And now, it’s hard to think what we’d do without it.  From the humble email has emerged the Blackberry, from bulletin boards on Usenet the giant social network phenomenon has evolved.  People watch TV online, they get news online, they shop online.  They find out about ambulance response times and school results near the house they plan to buy, and research their genealogy using census and registrars data published online.

A medium that started as the province of geeks has turned into a global phenomenon that’s changing business and society.  Within 3 years in the UK, 75% of homes are expected to have broadband, and the online advertising market will have overtaken TV.

For years, the medium has been dominated by pure-plays – businesses that had their origins online.  Now, the titans of the media world are determined to fight back, with the consumer the beneficiary as NBC Universal teams up with NewsCorp to launch online video site

But for all the amazing discoveries, launches and invention of the past 13 years, I still can’t help feeling we’ve only scratched the surface in terms of the potential for change that the internet will ultimately deliver.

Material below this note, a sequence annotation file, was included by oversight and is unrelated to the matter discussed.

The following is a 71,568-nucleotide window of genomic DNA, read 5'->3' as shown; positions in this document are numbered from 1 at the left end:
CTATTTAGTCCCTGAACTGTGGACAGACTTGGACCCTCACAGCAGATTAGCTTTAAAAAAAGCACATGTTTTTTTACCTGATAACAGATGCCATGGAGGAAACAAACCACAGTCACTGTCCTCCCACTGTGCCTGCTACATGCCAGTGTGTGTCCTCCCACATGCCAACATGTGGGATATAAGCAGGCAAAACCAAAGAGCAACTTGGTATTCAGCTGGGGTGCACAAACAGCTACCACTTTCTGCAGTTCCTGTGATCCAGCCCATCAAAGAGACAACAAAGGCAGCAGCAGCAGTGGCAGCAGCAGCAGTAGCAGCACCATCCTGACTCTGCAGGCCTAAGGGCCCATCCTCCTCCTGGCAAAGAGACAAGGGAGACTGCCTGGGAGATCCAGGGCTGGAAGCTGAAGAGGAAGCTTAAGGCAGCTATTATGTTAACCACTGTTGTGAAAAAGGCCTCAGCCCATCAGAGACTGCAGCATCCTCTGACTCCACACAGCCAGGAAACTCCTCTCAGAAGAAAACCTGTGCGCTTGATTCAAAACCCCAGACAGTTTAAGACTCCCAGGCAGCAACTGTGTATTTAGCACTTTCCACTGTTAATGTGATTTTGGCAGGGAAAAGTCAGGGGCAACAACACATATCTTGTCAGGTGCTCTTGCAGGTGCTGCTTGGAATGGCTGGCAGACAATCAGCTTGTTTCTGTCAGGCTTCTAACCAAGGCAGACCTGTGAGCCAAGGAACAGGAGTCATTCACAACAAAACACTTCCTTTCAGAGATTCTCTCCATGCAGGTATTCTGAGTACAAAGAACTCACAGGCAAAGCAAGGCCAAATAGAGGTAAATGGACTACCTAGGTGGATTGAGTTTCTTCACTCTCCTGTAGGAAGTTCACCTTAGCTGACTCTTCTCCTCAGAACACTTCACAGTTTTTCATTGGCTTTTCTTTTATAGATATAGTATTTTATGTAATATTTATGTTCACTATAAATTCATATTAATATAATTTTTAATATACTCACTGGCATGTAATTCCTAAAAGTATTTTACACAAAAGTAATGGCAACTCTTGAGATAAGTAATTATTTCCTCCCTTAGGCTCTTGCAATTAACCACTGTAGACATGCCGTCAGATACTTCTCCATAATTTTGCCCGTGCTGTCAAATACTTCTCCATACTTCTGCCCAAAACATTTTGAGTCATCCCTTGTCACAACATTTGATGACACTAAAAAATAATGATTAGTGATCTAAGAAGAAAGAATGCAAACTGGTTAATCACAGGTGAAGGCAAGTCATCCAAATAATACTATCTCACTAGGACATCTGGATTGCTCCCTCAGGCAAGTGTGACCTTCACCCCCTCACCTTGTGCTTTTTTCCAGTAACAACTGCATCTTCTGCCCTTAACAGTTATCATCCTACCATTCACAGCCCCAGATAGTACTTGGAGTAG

The scale and scope of the change that the internet will bring on us defies our capacity to envision it.  Many people react by denying it – either giving up, or deciding to simply let all the change play out before acting.  It would be so comforting if we could predict what’s going to happen, but we don’t have that luxury.

As Larry Landwehr wrote in 1993, “It's like trying to predict back in 1910 the impact of the automobile on society - the highway system, gasoline refineries, motels instead of hotels, new dating patterns, increased social mobility, commuting to work, the importance of the rubber industry, smog, drive-thru restaurants, mechanized warfare, and on and on”

But the fact it’s so hard to project what’s going to happen shouldn’t stop us trying.  Fortunes will be won and lost on the bets we make here, and thinking about how different developments, ideas and inventions will lead is how we protect the future wealth of our shareholders and the strength of our brands.

William Gibson, writing in 1995, thought that the internet was as significant to humans as the birth of cities.  To him the emergence of internet banking, telemedicine, video on demand are merely signs that bigger things are afoot – they’re not the end of the game.

Amazingly, we seem to have absorbed the benefits the internet has brought us without really noticing.  We think nothing of booking holidays online, of checking our bank account or of video calling a cousin in Australia for free.